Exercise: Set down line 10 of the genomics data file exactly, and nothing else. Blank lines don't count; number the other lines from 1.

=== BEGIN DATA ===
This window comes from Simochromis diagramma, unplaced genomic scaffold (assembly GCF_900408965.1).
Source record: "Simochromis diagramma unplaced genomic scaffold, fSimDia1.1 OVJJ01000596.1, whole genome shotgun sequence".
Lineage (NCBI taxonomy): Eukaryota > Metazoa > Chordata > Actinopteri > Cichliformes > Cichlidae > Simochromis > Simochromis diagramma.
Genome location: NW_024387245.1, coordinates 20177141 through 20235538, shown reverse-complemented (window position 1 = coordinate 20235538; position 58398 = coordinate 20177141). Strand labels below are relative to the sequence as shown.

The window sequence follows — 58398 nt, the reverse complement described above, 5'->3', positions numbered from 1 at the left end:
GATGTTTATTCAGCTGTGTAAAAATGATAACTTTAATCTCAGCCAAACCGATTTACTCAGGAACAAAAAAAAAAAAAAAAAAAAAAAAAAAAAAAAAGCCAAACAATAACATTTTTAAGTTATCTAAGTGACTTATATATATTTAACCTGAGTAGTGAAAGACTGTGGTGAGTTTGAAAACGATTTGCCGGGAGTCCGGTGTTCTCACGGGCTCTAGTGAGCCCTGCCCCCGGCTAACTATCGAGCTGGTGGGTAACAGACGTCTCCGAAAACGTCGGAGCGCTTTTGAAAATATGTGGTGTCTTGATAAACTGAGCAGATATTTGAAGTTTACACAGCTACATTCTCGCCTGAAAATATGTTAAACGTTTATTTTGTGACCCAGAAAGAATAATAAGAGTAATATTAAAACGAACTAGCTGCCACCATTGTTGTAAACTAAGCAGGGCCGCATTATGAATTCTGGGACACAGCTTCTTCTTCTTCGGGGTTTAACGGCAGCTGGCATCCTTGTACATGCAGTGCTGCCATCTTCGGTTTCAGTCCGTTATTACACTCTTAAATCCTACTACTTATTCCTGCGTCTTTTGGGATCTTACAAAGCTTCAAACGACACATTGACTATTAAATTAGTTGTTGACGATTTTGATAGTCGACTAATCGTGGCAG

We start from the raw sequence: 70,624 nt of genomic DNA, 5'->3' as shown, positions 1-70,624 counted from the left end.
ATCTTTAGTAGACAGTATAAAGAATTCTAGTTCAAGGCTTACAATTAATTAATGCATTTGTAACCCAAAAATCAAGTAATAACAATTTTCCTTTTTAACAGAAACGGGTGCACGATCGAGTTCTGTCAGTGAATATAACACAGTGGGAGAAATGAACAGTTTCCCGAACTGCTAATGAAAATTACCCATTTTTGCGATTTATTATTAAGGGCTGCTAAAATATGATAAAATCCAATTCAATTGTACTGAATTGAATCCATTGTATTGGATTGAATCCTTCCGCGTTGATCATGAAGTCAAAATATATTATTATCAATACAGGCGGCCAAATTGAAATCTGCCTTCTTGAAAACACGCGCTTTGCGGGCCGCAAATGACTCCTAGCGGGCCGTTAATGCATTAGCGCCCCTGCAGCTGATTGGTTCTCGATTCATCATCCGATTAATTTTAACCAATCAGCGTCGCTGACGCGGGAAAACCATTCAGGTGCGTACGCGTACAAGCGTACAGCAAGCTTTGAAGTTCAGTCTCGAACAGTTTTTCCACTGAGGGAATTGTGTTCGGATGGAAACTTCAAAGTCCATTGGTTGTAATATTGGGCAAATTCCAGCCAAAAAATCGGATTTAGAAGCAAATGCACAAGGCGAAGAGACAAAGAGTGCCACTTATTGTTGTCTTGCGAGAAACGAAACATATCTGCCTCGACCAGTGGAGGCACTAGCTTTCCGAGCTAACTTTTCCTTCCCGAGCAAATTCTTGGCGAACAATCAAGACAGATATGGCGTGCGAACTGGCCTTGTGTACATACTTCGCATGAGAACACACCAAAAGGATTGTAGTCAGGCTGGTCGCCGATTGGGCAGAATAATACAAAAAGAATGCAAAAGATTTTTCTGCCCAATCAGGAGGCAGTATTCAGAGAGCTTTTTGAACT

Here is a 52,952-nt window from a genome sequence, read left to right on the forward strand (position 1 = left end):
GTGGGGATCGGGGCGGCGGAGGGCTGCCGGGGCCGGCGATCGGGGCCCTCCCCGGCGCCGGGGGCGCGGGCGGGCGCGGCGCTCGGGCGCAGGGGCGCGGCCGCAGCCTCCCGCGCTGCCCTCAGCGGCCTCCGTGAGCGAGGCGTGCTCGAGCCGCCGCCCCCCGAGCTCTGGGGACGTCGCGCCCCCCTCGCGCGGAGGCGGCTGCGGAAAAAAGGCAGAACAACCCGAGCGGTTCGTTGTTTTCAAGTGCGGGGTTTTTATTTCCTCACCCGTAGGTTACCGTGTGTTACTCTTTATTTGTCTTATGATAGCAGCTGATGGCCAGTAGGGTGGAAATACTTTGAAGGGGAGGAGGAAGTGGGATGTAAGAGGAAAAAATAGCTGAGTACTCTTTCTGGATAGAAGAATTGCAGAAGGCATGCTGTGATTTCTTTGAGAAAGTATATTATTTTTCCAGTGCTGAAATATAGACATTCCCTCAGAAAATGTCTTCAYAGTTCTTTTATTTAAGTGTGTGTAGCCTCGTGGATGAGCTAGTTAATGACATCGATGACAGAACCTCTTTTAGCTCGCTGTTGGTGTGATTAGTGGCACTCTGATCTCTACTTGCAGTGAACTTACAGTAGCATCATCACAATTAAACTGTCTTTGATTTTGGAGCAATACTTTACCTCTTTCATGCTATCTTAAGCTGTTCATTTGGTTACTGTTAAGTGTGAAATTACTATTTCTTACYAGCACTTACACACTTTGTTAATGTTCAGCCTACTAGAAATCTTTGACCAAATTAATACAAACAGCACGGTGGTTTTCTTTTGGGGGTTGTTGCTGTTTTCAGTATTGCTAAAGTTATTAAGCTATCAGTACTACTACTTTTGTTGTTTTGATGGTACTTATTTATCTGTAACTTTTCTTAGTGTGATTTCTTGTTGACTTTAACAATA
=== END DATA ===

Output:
GTGGGGATCGGGGCGGCGGAGGGCTGCCGGGGCCGGCGATCGGGGCCCTCCCCGGCGCCGGGGGCGCGGGCGGGCGCGGCGCTCGGGCGCAGGGGCGCGGCCGCAGCCTCCCGCGCTGCCCTCAGCGGCCTCCGTGAGCGAGGCGTGCTCGAGCCGCCGCCCCCCGAGCTCTGGGGACGTCGCGCCCCCCTCGCGCGGAGGCGGCTGCGGAAAAAAGGCAGAACAACCCGAGCGGTTCGTTGTTTTCAAGTGCGGGGTTTTTATTTCCTCACCCGTAGGTTACCGTGTGTTACTCTTTATTTGTCTTATGATAGCAGCTGATGGCCAGTAGGGTGGAAATACTTTGAAGGGGAGGAGGAAGTGGGATGTAAGAGGAAAAAATAGCTGAGTACTCTTTCTGGATAGAAGAATTGCAGAAGGCATGCTGTGATTTCTTTGAGAAAGTATATTATTTTTCCAGTGCTGAAATATAGACATTCCCTCAGAAAATGTCTTCAYAGTTCTTTTATTTAAGTGTGTGTAGCCTCGTGGATGAGCTAGTTAATGACATCGATGACAGAACCTCTTTTAGCTCGCTGTTGGTGTGATTAGTGGCACTCTGATCTCTACTTGCAGTGAACTTACAGTAGCATCATCACAATTAAACTGTCTTTGATTTTGGAGCAATACTTTACCTCTTTCATGCTATCTTAAGCTGTTCATTTGGTTACTGTTAAGTGTGAAATTACTATTTCTTACYAGCACTTACACACTTTGTTAATGTTCAGCCTACTAGAAATCTTTGACCAAATTAATACAAACAGCACGGTGGTTTTCTTTTGGGGGTTGTTGCTGTTTTCAGTATTGCTAAAGTTATTAAGCTATCAGTACTACTACTTTTGTTGTTTTGATGGTACTTATTTATCTGTAACTTTTCTTAGTGTGATTTCTTGTTGACTTTAACAATA